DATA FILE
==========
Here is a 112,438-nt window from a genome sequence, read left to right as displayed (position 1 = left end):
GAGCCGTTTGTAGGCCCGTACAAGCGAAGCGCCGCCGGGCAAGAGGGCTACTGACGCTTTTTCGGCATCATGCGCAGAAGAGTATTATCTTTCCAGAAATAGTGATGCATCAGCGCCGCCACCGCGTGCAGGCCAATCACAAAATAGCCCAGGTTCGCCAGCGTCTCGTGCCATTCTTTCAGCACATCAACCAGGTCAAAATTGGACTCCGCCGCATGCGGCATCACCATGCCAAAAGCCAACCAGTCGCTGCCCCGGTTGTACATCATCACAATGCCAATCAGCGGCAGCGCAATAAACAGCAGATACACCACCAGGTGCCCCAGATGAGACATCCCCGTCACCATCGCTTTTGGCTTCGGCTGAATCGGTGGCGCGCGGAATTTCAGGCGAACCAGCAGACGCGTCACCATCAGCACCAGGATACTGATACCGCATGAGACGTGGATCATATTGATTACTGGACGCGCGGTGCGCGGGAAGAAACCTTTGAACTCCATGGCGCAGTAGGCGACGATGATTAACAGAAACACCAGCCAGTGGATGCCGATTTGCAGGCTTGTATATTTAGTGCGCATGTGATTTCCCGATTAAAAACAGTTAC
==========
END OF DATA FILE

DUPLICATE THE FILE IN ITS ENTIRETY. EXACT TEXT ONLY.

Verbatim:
Here is a 112,438-nt window from a genome sequence, read left to right as displayed (position 1 = left end):
GAGCCGTTTGTAGGCCCGTACAAGCGAAGCGCCGCCGGGCAAGAGGGCTACTGACGCTTTTTCGGCATCATGCGCAGAAGAGTATTATCTTTCCAGAAATAGTGATGCATCAGCGCCGCCACCGCGTGCAGGCCAATCACAAAATAGCCCAGGTTCGCCAGCGTCTCGTGCCATTCTTTCAGCACATCAACCAGGTCAAAATTGGACTCCGCCGCATGCGGCATCACCATGCCAAAAGCCAACCAGTCGCTGCCCCGGTTGTACATCATCACAATGCCAATCAGCGGCAGCGCAATAAACAGCAGATACACCACCAGGTGCCCCAGATGAGACATCCCCGTCACCATCGCTTTTGGCTTCGGCTGAATCGGTGGCGCGCGGAATTTCAGGCGAACCAGCAGACGCGTCACCATCAGCACCAGGATACTGATACCGCATGAGACGTGGATCATATTGATTACTGGACGCGCGGTGCGCGGGAAGAAACCTTTGAACTCCATGGCGCAGTAGGCGACGATGATTAACAGAAACACCAGCCAGTGGATGCCGATTTGCAGGCTTGTATATTTAGTGCGCATGTGATTTCCCGATTAAAAACAGTTAC